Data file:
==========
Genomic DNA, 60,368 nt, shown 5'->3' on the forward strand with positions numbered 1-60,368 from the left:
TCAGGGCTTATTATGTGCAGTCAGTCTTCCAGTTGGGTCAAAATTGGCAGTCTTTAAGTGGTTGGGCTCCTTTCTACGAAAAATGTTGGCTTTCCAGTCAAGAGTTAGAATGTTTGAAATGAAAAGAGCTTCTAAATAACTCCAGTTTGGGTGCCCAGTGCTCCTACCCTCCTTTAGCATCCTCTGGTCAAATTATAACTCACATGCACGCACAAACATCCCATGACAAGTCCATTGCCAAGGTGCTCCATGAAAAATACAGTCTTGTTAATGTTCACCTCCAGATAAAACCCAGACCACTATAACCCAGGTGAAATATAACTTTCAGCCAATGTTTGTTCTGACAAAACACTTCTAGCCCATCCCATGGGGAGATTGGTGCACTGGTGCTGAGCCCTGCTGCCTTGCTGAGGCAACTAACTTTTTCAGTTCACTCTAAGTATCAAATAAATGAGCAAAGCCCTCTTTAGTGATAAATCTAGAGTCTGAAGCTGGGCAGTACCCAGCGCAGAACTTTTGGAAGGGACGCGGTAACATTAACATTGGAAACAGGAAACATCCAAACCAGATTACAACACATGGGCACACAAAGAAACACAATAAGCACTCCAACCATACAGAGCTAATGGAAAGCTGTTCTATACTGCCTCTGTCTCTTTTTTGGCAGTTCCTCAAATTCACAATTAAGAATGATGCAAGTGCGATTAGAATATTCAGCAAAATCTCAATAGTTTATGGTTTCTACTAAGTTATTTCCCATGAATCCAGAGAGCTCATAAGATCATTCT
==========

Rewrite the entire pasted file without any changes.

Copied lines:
Genomic DNA, 60,368 nt, shown 5'->3' on the forward strand with positions numbered 1-60,368 from the left:
TCAGGGCTTATTATGTGCAGTCAGTCTTCCAGTTGGGTCAAAATTGGCAGTCTTTAAGTGGTTGGGCTCCTTTCTACGAAAAATGTTGGCTTTCCAGTCAAGAGTTAGAATGTTTGAAATGAAAAGAGCTTCTAAATAACTCCAGTTTGGGTGCCCAGTGCTCCTACCCTCCTTTAGCATCCTCTGGTCAAATTATAACTCACATGCACGCACAAACATCCCATGACAAGTCCATTGCCAAGGTGCTCCATGAAAAATACAGTCTTGTTAATGTTCACCTCCAGATAAAACCCAGACCACTATAACCCAGGTGAAATATAACTTTCAGCCAATGTTTGTTCTGACAAAACACTTCTAGCCCATCCCATGGGGAGATTGGTGCACTGGTGCTGAGCCCTGCTGCCTTGCTGAGGCAACTAACTTTTTCAGTTCACTCTAAGTATCAAATAAATGAGCAAAGCCCTCTTTAGTGATAAATCTAGAGTCTGAAGCTGGGCAGTACCCAGCGCAGAACTTTTGGAAGGGACGCGGTAACATTAACATTGGAAACAGGAAACATCCAAACCAGATTACAACACATGGGCACACAAAGAAACACAATAAGCACTCCAACCATACAGAGCTAATGGAAAGCTGTTCTATACTGCCTCTGTCTCTTTTTTGGCAGTTCCTCAAATTCACAATTAAGAATGATGCAAGTGCGATTAGAATATTCAGCAAAATCTCAATAGTTTATGGTTTCTACTAAGTTATTTCCCATGAATCCAGAGAGCTCATAAGATCATTCT